“The game was witnessed by the largest crowd which has attended a high school game in Lansing in recent years, despite the fact that a special train filled with pigskin fans had done to Ann Arbor to the M.A.C - U. of M. game.” Michigan downed the visitors from East Lansing, 21-6 at Ferry Field before an estimated 20,000 – “the largest crowd of the season by 10,000” in their rescheduled meeting.
On Thanksgiving Day, Lansing Central and Detroit Central squared off at 2 p.m., again at South Field, to determine the state title. While Detroit Central had lost to Toledo Scott a week earlier, an even larger crowd appeared for the “Capitol City” squad’s battle with the Blue and White
“From the first whistle to the final, Lansing had everything in her favor,” stated the State Journal following the “big red” team’s crushing 61-0 triumph. While rain had preceded the contest, very little fell during the game, and the field “was in fairly good condition.”
“Led by (Harry) Kipke, the most sensational prep school halfback in the state, Lansing romped over the Detroit goal-line almost at will,” stated the Free Press. Lansing led 25-0 at the half.
“He is exceedingly quick on return of punts, can both hurl and receive forward passes,” said Richard Remington of the Detroit News, when naming the junior and two of his teammates among the 11 players on his All-State team. “He has a rapid change of pace and seems to know intuitively when to cut in. He punts well, good drop kicker and place kicks seem easy to him.” Added Remington, “This year he is 50 percent better physically, and 100 percent better in knowledge of the game.” Kipke would again earn all-state selection by Remington in 1919, then move on to a Hall of Fame college career as a player and coach.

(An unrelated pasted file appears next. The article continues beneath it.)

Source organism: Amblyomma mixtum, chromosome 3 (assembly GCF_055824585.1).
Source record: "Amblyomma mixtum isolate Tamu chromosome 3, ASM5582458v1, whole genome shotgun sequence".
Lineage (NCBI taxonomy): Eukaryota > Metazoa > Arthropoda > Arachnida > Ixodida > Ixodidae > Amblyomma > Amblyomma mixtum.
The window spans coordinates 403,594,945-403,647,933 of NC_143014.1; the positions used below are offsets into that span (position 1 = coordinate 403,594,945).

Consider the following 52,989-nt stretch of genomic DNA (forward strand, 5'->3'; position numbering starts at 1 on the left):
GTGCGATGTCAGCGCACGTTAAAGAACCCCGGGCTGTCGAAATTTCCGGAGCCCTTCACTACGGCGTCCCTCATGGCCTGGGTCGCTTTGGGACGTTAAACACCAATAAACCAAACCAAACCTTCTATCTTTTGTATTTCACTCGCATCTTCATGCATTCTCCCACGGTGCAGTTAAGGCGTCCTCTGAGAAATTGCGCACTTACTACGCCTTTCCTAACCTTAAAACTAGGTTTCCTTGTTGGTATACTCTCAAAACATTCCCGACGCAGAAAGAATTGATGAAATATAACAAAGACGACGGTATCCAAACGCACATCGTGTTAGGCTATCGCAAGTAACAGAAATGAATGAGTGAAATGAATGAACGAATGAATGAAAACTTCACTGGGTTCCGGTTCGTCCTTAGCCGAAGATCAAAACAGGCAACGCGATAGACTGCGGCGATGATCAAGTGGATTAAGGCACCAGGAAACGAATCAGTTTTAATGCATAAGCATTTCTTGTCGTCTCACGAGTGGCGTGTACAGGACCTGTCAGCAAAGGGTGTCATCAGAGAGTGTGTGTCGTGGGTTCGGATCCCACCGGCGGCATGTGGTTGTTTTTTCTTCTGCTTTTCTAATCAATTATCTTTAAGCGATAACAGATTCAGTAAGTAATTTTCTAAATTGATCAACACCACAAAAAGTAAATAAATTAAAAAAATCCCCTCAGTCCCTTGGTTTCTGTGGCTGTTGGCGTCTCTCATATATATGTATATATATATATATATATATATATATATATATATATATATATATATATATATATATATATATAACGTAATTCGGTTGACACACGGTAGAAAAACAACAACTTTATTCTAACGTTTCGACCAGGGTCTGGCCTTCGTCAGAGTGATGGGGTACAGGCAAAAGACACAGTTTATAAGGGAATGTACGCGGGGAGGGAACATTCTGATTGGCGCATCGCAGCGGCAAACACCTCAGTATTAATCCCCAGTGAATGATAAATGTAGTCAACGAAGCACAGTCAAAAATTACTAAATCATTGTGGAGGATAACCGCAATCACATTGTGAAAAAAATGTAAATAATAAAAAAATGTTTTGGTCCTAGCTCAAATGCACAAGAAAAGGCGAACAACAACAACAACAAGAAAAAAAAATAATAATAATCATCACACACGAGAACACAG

Lansing Central sought out another opponent for the following week. “We would play any high school in the country, either Chicago, Boston or New York, preferred,” said coach E.J. Shassberger, seeking a game so as to lay claim to a national title. “We think it proper that the rest of the country should know or see just what Michigan’s champion high school is like. When arrangements for a contest with Toledo Scott (which had beaten Waite 12-7 on Thanksgiving) fell through, the season was officially concluded after eight victories. (In 1952, Dick Kishpaugh, “the Kalamazoo authority on prep sports” named the 1918 Lansing Central squad as the state’s greatest of all-time. The article appeared in the December issue of The Michigan Coach magazine).
By the end of the month, the state board of health announced that influenza was subsiding within the state. Sandusky was still dealing with extreme infection, while Grand Rapids and Bay City were “among the larger communities … hit the worst, but the barely 100 cases at each of these cities give no cause for alarm.”
A December report in the Grand Rapids Press stated that “During November the vital statistics bureau reports 2,779 persons died from pneumonia and influenza.” December totals would climb slightly before falling to under 1,934 in January and 949 in February 1919, leveling to normal levels by April.
With that, prep sports were back in full swing. That winter, Holland surprised many by defeating favored Detroit Northwestern, 14-13, for the state’s 1919 Class A basketball championship. Cadillac defeated Greenville, 35-13, for the Class B crown. The tournament was hosted at Michigan Agricultural College.
Come spring, trailing Battle Creek by a half-point as the meet headed to its last event, Detroit Eastern grabbed team victory in the state track and field final, 24½ to 24 thanks to a fourth-place finish in the half-mile relay while Battle Creek failed to place in the race. High schools athletics would roar through the 1920s and survive the Great Depression before seeing another interruption.
Ron Pesch has taken an active role in researching the history of MHSAA events since 1985 and began writing for MHSAA Finals programs in 1986, adding additional features and "flashbacks" in 1992. He inherited the title of MHSAA historian from the late Dick Kishpaugh following the 1993-94 school year, and resides in Muskegon. Contact him at firstname.lastname@example.org with ideas for historical articles.
PHOTOS: (Top and last) Lansing Central was named "mythical" football state champion in 1918. (2) A Detroit Times placard explains Spanish flu in October 1918. (3) The Lansing State Journal in September 1918 advertised an opportunity to visit soldiers encamped at Fort Custer. (4) The 1919 Saginaw High yearbook. (5) An advertisement called fans to the 1918 Muskegon vs. Grand Rapids Catholic Central football game. (Images collected by Ron Pesch.)